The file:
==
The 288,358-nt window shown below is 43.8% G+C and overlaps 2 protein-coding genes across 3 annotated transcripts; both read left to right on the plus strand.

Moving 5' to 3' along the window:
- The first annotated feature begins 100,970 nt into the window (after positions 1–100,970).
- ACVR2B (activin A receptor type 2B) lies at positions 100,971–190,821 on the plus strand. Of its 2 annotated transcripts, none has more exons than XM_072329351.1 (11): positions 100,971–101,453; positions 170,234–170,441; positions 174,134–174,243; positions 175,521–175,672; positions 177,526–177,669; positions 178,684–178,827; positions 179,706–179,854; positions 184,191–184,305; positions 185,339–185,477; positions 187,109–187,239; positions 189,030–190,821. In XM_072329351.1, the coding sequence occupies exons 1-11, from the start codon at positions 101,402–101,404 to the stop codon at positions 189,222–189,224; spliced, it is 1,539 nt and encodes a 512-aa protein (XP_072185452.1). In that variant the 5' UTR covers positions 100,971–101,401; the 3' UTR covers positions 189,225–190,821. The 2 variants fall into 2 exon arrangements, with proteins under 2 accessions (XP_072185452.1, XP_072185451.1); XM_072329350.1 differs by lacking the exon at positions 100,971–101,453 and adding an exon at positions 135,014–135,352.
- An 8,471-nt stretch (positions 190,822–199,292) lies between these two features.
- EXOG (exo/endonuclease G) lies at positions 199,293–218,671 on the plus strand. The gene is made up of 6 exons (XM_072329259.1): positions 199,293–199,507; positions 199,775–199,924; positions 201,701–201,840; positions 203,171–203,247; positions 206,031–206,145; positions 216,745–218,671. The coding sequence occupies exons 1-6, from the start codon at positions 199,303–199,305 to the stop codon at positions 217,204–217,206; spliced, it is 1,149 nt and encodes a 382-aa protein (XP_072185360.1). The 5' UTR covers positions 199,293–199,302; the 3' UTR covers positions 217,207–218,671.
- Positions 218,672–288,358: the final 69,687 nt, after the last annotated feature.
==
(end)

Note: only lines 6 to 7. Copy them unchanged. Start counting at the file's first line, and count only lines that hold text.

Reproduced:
- EXOG (exo/endonuclease G) lies at positions 199,293–218,671 on the plus strand. The gene is made up of 6 exons (XM_072329259.1): positions 199,293–199,507; positions 199,775–199,924; positions 201,701–201,840; positions 203,171–203,247; positions 206,031–206,145; positions 216,745–218,671. The coding sequence occupies exons 1-6, from the start codon at positions 199,303–199,305 to the stop codon at positions 217,204–217,206; spliced, it is 1,149 nt and encodes a 382-aa protein (XP_072185360.1). The 5' UTR covers positions 199,293–199,302; the 3' UTR covers positions 217,207–218,671.
- Positions 218,672–288,358: the final 69,687 nt, after the last annotated feature.